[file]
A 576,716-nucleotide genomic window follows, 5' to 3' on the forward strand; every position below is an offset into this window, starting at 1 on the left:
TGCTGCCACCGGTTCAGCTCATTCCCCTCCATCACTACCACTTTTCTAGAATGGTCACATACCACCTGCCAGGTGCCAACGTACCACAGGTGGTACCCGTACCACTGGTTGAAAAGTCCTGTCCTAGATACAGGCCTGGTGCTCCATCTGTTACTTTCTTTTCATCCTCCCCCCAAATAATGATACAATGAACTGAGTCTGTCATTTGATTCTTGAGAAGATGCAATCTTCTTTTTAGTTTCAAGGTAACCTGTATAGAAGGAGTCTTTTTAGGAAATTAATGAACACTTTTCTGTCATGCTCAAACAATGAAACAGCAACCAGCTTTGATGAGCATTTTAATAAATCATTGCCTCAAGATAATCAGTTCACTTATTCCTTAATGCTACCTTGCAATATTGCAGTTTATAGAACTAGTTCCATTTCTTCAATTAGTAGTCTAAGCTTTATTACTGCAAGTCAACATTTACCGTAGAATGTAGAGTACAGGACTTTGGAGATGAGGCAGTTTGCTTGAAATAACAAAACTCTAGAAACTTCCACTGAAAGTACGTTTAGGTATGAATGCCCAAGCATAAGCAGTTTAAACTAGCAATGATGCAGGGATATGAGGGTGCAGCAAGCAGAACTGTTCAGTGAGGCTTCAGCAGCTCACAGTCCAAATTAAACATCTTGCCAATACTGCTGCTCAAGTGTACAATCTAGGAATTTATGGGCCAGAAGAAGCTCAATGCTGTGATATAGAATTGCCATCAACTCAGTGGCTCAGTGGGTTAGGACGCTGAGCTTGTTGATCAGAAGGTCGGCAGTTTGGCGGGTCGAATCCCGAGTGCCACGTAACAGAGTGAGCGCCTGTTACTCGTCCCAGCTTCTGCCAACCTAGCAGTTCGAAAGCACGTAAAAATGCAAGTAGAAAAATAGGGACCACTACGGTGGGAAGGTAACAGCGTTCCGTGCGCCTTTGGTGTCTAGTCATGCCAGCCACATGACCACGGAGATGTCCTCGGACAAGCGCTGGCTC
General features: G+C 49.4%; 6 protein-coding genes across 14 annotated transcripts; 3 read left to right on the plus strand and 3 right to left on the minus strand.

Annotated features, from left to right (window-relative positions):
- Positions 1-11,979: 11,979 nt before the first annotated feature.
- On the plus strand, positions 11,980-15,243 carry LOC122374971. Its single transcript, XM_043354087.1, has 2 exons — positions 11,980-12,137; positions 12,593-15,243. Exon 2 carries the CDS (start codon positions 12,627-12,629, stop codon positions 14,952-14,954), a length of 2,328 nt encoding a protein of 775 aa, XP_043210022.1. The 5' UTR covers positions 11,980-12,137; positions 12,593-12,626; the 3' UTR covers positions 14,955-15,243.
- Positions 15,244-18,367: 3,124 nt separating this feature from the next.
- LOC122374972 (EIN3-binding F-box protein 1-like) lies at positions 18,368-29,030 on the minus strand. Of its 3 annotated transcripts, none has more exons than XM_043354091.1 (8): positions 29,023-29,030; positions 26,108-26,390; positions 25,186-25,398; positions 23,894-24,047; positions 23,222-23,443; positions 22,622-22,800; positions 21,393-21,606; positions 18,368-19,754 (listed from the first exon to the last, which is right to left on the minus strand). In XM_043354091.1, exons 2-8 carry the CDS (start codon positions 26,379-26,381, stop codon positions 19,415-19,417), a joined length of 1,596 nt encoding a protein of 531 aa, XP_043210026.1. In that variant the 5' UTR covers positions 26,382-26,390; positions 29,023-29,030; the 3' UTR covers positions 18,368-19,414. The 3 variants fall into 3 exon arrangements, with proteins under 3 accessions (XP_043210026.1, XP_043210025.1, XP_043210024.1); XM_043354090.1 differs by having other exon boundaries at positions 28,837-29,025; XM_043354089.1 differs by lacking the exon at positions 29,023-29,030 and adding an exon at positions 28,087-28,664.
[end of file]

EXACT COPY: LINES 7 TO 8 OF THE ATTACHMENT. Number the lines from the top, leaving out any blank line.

- Positions 15,244-18,367: 3,124 nt separating this feature from the next.
- LOC122374972 (EIN3-binding F-box protein 1-like) lies at positions 18,368-29,030 on the minus strand. Of its 3 annotated transcripts, none has more exons than XM_043354091.1 (8): positions 29,023-29,030; positions 26,108-26,390; positions 25,186-25,398; positions 23,894-24,047; positions 23,222-23,443; positions 22,622-22,800; positions 21,393-21,606; positions 18,368-19,754 (listed from the first exon to the last, which is right to left on the minus strand). In XM_043354091.1, exons 2-8 carry the CDS (start codon positions 26,379-26,381, stop codon positions 19,415-19,417), a joined length of 1,596 nt encoding a protein of 531 aa, XP_043210026.1. In that variant the 5' UTR covers positions 26,382-26,390; positions 29,023-29,030; the 3' UTR covers positions 18,368-19,414. The 3 variants fall into 3 exon arrangements, with proteins under 3 accessions (XP_043210026.1, XP_043210025.1, XP_043210024.1); XM_043354090.1 differs by having other exon boundaries at positions 28,837-29,025; XM_043354089.1 differs by lacking the exon at positions 29,023-29,030 and adding an exon at positions 28,087-28,664.